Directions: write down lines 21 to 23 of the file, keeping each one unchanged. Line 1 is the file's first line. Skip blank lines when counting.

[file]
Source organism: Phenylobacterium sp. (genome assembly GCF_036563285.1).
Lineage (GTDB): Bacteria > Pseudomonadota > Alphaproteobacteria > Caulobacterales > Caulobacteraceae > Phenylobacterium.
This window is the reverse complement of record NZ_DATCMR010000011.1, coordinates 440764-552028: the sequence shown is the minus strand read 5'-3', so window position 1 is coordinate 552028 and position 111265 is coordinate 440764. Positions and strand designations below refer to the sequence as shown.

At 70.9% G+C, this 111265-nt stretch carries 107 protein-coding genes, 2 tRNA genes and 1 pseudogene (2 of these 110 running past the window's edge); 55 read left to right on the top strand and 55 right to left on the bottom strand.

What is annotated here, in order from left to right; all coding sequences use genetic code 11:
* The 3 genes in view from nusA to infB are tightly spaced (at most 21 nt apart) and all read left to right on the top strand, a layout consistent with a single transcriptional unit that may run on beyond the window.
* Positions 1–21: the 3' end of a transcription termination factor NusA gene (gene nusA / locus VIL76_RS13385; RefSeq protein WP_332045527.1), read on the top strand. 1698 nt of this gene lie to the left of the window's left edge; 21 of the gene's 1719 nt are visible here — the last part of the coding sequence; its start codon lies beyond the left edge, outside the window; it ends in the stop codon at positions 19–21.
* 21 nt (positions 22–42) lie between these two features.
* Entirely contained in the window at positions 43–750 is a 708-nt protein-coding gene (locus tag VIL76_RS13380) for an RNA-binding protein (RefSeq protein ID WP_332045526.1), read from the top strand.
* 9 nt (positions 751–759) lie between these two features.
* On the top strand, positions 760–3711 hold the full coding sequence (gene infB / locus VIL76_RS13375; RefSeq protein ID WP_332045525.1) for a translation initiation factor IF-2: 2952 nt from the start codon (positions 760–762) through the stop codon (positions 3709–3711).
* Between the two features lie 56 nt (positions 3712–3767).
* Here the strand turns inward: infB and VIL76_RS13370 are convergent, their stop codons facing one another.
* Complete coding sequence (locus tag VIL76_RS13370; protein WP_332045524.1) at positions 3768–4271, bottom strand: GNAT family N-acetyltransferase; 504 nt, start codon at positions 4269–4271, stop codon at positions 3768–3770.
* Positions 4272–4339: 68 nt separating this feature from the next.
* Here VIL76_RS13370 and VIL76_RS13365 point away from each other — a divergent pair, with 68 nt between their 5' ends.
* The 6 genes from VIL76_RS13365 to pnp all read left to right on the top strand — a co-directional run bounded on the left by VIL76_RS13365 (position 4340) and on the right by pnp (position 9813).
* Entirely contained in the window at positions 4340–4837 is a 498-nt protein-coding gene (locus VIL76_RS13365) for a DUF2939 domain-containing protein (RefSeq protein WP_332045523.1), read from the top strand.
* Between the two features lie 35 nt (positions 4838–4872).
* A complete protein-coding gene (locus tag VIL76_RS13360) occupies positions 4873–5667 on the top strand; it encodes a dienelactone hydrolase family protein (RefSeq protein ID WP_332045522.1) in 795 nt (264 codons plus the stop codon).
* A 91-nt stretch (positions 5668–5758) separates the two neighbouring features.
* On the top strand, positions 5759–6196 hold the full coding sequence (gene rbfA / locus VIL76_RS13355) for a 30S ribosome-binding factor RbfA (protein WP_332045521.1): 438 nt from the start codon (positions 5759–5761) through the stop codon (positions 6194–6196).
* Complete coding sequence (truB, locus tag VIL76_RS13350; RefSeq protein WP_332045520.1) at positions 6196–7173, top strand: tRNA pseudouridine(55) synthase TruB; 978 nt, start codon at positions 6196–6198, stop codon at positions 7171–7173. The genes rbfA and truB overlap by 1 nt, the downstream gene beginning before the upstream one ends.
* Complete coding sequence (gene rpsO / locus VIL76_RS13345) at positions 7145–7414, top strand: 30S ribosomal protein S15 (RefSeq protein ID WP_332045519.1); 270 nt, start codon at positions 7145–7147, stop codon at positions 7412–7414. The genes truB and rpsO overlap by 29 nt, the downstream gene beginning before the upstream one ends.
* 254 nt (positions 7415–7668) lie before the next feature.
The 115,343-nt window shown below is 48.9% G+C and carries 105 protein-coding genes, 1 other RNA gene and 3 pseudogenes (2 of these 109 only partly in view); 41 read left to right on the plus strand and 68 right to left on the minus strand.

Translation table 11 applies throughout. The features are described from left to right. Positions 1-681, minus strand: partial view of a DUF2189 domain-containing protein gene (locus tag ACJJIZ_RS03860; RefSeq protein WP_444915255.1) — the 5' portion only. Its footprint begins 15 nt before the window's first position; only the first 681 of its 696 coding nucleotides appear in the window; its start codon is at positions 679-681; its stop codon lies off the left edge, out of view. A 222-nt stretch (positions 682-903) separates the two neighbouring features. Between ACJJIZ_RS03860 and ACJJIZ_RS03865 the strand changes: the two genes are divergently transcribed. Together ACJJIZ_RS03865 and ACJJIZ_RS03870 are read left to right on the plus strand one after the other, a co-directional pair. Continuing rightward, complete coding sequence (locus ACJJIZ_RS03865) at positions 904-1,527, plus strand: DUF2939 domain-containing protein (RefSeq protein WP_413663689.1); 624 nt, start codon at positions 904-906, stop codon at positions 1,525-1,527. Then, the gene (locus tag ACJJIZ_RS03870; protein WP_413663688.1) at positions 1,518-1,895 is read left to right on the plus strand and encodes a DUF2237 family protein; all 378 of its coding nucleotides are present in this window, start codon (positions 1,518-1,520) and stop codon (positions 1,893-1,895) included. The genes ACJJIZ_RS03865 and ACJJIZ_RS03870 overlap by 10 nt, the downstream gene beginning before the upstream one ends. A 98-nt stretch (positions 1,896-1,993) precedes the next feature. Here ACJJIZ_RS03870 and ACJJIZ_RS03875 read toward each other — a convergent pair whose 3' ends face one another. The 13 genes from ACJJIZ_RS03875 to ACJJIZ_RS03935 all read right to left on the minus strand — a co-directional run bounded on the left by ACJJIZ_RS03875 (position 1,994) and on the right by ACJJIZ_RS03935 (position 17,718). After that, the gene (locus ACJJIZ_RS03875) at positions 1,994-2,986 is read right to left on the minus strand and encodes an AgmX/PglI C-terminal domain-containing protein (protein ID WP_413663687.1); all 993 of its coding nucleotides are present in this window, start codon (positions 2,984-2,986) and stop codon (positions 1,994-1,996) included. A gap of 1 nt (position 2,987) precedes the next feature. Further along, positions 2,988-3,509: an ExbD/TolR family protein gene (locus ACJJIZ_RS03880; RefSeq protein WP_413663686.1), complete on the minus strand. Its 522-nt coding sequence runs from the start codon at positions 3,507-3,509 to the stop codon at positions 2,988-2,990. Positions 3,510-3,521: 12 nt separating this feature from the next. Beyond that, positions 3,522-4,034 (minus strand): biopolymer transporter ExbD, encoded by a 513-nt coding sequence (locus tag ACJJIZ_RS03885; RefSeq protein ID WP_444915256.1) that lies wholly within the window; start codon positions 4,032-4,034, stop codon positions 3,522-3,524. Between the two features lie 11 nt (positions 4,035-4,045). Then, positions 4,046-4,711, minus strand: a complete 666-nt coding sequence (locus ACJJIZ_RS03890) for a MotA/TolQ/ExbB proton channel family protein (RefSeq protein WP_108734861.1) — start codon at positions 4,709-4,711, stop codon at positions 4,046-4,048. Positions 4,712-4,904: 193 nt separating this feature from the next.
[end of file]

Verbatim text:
* A 91-nt stretch (positions 5668–5758) separates the two neighbouring features.
* On the top strand, positions 5759–6196 hold the full coding sequence (gene rbfA / locus VIL76_RS13355) for a 30S ribosome-binding factor RbfA (protein WP_332045521.1): 438 nt from the start codon (positions 5759–5761) through the stop codon (positions 6194–6196).
* Complete coding sequence (truB, locus tag VIL76_RS13350; RefSeq protein WP_332045520.1) at positions 6196–7173, top strand: tRNA pseudouridine(55) synthase TruB; 978 nt, start codon at positions 6196–6198, stop codon at positions 7171–7173. The genes rbfA and truB overlap by 1 nt, the downstream gene beginning before the upstream one ends.